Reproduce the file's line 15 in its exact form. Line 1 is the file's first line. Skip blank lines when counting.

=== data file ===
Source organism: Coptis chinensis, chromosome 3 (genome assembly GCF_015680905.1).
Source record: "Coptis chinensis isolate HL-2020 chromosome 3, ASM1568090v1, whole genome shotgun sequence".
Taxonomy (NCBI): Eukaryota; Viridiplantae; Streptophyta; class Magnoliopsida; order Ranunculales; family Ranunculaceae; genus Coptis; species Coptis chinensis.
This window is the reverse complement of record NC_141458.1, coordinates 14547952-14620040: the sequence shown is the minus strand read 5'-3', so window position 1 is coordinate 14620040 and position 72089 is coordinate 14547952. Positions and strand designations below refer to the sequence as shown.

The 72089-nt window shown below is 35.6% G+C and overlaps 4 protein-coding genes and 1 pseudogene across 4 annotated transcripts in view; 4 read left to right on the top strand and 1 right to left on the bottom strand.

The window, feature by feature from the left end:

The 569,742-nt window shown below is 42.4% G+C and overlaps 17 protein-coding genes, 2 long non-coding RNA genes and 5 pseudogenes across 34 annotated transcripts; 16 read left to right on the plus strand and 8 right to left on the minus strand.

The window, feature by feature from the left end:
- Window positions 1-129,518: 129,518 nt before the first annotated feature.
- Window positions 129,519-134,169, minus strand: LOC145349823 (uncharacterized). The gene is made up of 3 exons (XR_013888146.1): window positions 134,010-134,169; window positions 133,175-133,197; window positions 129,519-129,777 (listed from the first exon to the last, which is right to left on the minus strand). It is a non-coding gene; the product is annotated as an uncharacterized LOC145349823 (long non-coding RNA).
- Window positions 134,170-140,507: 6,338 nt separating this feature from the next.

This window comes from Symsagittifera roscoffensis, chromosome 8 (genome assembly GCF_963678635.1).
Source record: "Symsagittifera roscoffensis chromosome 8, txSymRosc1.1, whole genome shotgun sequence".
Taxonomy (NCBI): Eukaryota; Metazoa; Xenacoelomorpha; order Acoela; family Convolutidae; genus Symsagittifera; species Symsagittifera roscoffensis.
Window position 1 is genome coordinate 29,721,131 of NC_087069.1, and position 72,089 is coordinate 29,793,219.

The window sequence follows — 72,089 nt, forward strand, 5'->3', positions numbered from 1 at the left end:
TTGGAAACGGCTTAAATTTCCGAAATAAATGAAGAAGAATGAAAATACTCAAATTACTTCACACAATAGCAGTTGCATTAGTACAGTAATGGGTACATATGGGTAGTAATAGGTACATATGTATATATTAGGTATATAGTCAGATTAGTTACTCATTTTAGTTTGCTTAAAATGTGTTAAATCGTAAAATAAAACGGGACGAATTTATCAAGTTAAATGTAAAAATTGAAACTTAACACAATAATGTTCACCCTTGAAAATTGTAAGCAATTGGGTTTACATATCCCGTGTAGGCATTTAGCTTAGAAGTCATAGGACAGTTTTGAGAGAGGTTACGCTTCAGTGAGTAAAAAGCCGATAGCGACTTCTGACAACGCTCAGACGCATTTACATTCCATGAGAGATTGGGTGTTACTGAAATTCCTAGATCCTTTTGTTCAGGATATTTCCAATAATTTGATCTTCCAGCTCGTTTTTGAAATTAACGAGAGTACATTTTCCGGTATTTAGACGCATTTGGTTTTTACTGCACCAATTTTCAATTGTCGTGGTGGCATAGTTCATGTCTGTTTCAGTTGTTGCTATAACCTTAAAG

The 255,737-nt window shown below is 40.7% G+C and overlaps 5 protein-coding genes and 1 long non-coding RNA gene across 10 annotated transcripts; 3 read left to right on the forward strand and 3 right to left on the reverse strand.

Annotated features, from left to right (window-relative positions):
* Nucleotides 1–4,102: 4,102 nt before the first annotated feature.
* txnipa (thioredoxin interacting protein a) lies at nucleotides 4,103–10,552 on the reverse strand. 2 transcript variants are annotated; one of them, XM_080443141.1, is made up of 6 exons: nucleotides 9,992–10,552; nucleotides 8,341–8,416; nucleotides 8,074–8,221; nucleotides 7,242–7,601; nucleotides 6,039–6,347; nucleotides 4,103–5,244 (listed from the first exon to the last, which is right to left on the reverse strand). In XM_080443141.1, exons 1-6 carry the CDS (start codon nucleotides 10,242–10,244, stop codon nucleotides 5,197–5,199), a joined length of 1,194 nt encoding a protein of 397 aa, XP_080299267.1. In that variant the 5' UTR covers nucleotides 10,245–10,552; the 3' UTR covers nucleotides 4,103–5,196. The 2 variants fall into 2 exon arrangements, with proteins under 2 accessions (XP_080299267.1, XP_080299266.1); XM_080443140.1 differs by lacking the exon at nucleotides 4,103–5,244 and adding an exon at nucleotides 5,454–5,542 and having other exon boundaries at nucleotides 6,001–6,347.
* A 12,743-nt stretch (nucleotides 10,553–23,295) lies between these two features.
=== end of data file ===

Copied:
Window position 1 is genome coordinate 29,721,131 of NC_087069.1, and position 72,089 is coordinate 29,793,219.